The Siamese Twins
Chang and Eng
By Darin Strauss.
323 pp. New York:
reviewed by Andrew Santella
New York Times Book Review, June 4, 2000
When Chang and Eng, the world-touring conjoined twins and sideshow stars, come to Boston for a week of appearances in Darin Strauss's first novel, reporters are waiting with questions. One wants to know if the brothers feel particularly close. ''I thinking we about five inches close,'' Chang answers.
Five inches is the approximate length of the band of skin and viscera that connects the two at the torso. Those crucial five inches consign the twins to what Eng bemoans as ''a life of the accursed peering eye that never blinks . . . an existence devoid of even a whit of privacy.'' If it is difficult to imagine a more anomalous predicament, it is all the more to Strauss's credit that he locates at its core some pretty universal tendencies: to crave connection, to resist it when it is finally made and then to regret the damage done by that resistance. By homing in on the basic humanity of the twins' story and working it with such sympathy, Strauss manages to move Chang and Eng from the sideshow stage, placing them at the center of a story of heroic longing.
The Chang and Eng of history entered the world together in a Siamese village in 1811. They died in 1874, within hours of each other. In between, they became international celebrities, among the most successful show business draws of their day. They entertained royalty and others in Europe, Asia and the United States with feats of strength and acrobatics and, at almost every step of the way, they encountered doctors peddling gruesome plans to separate them. The twins never elected, however, to test the medical expertise of their day.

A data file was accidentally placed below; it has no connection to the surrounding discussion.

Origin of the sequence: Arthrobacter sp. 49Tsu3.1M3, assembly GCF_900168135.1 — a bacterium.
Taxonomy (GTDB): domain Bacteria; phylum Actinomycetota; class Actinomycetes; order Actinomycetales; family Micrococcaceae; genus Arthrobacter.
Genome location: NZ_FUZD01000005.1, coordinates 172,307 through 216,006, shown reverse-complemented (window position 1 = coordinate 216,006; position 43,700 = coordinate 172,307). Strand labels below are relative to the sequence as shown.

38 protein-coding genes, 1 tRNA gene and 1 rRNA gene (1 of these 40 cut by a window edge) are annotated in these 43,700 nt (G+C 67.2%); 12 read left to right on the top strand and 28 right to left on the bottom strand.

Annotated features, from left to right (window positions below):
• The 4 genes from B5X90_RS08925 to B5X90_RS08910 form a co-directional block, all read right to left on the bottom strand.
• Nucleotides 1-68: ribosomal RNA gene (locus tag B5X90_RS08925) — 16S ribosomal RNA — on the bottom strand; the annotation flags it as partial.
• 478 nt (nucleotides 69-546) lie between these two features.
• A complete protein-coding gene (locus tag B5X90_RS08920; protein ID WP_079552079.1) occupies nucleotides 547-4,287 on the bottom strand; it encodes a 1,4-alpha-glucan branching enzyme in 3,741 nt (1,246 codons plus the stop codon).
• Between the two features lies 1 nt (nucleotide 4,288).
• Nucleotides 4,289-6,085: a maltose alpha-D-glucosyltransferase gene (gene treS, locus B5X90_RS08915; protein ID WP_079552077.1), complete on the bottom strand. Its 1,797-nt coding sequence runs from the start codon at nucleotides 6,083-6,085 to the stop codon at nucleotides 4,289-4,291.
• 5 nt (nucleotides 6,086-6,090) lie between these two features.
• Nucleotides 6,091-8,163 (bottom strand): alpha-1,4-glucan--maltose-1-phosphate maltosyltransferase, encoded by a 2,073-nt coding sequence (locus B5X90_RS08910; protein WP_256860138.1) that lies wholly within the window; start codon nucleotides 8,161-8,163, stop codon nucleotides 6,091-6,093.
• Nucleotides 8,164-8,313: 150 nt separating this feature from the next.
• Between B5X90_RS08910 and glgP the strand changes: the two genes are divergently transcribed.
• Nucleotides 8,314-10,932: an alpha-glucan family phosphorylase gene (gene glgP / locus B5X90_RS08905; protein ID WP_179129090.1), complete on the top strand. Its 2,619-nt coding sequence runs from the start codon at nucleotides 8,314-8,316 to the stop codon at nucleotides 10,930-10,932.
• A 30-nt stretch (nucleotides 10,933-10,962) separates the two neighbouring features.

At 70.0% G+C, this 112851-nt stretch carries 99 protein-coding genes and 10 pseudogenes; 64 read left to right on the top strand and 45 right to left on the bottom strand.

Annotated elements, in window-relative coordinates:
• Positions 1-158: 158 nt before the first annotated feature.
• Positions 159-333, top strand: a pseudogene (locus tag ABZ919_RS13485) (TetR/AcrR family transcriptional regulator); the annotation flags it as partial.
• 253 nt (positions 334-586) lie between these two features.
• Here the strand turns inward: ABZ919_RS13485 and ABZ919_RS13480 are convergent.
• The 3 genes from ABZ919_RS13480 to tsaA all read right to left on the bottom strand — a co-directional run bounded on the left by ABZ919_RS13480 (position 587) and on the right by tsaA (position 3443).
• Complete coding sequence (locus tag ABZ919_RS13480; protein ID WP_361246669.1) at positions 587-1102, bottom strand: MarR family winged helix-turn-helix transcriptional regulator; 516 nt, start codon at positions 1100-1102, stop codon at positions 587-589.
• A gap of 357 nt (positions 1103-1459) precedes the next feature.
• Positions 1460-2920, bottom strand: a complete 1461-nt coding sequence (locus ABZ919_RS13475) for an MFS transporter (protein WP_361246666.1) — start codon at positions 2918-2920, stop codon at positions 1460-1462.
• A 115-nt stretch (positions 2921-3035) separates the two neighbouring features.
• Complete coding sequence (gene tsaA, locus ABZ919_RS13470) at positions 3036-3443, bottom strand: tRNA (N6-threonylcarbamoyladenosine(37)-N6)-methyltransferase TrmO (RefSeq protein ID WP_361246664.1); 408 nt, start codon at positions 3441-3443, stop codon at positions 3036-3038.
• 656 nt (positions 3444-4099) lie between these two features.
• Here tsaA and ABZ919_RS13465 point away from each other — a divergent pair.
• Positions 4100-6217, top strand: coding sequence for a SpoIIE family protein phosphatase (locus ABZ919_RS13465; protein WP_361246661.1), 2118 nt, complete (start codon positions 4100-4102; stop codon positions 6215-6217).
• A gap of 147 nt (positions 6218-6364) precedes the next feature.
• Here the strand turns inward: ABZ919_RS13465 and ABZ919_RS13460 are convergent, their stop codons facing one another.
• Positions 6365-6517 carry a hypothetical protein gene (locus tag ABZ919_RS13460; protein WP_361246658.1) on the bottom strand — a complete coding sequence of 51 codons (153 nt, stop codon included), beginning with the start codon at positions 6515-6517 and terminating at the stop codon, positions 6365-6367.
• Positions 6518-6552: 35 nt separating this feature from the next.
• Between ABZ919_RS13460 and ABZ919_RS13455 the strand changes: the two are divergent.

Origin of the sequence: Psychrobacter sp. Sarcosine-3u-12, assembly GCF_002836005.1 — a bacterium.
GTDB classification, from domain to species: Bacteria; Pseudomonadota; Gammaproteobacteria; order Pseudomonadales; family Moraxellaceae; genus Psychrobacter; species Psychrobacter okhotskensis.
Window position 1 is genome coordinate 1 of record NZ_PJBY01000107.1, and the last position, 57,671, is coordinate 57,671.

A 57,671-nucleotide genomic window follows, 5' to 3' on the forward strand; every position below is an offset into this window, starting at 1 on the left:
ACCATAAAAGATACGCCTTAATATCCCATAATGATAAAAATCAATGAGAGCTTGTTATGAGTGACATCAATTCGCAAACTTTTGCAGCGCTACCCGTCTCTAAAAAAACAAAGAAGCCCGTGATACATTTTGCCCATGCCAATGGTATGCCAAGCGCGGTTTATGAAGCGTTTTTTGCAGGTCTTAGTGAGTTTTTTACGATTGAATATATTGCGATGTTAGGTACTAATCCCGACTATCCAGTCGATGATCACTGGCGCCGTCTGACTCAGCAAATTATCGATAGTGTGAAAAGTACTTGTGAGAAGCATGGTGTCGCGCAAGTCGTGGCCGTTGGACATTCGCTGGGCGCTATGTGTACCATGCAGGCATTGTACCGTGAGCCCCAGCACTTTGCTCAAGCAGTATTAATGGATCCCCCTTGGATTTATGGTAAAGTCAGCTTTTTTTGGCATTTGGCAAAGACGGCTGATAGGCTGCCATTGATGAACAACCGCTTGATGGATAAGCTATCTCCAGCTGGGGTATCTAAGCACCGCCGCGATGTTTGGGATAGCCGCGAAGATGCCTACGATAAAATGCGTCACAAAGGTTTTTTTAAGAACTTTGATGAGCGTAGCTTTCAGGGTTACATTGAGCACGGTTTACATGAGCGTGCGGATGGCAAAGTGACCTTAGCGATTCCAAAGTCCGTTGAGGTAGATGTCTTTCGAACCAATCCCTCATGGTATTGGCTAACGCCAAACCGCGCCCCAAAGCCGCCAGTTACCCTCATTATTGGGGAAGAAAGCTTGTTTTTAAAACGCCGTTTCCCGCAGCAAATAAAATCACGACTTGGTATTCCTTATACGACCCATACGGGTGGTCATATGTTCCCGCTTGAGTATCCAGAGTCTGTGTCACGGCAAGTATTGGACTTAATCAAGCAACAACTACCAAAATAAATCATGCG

Strauss has a talent for letting historical context -- the details of their father's life as a fisherman on the Mekong River, for example -- illuminate the twins' situation. Eng tells their story in deathbed ''paroxysms of memory'' that carry him back to the twins' first encounters with gawking strangers, their detention by King Rama of Siam and the start of their public lives in New York. Surprisingly enough, the action in ''Chang and Eng'' really picks up when they settle down in Wilkesboro, N.C. There, they defend themselves from mob action, build a house, destroy it, court sisters, marry them and produce 21 children.
The twins also fight each other several times. Neither can win such a contest, of course. But the battles still seem inevitable because Strauss has so successfully drawn each as an individual. But if Strauss has managed to make the two distinct for the reader, he also makes it clear that the matter is not so simple for the twins. They sometimes seem unsure if they constitute a we or two I's. ''It's me, Chang and Eng,'' Chang says at one point.
If their connection makes fighting between themselves inadvisable, it also frustrates most other attempts at individual agency. At one point, irritated by Chang's excessive drinking, Eng joins a temperance society. When he travels to lecture the ''Maidens of Temperance'' on the evils of alcohol, he must bring Chang with him. Chang drinks from a flask through most of Eng's harangue.
The novel's other unions are no less troublesome. The twins' double courtship of, double marriage to and complex sleeping arrangements with the sisters Sarah and Adelaide Yates make memorable scenes that somehow never strain credulity. Before long, though, the marriages begin to fray. At the same time, the federal union shows signs of discord as well. Eng develops an affinity for the Southern separatists and, small surprise, their ''belief that the self-governing components of this body politic should have the power to do as they pleased.''
The one union that never does give way over the course of the novel is the brotherly union of Chang and Eng. They die sharing a bed. Seeing that his brother has died in his sleep, Eng says, ''Then I too am done.'' They are buried together in a double tin coffin, under a shared headstone. Strauss's novel -- its humor, its humanity, its aching sadness -- makes for another fine memorial.